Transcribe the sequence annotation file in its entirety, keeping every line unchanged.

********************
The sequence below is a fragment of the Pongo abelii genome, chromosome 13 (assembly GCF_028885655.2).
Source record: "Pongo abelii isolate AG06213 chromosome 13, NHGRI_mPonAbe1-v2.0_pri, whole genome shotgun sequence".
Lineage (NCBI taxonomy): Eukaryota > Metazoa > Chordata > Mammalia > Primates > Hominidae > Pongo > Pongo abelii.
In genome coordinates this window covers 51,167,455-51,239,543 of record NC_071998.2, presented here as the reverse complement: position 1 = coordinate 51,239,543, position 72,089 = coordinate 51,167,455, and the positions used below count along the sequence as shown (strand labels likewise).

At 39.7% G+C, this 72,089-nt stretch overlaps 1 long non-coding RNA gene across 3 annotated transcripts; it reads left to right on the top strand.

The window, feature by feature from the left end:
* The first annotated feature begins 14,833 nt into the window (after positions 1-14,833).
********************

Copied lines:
The sequence below is a fragment of the Pongo abelii genome, chromosome 13 (assembly GCF_028885655.2).
Source record: "Pongo abelii isolate AG06213 chromosome 13, NHGRI_mPonAbe1-v2.0_pri, whole genome shotgun sequence".
Lineage (NCBI taxonomy): Eukaryota > Metazoa > Chordata > Mammalia > Primates > Hominidae > Pongo > Pongo abelii.
In genome coordinates this window covers 51,167,455-51,239,543 of record NC_071998.2, presented here as the reverse complement: position 1 = coordinate 51,239,543, position 72,089 = coordinate 51,167,455, and the positions used below count along the sequence as shown (strand labels likewise).

At 39.7% G+C, this 72,089-nt stretch overlaps 1 long non-coding RNA gene across 3 annotated transcripts; it reads left to right on the top strand.

The window, feature by feature from the left end:
* The first annotated feature begins 14,833 nt into the window (after positions 1-14,833).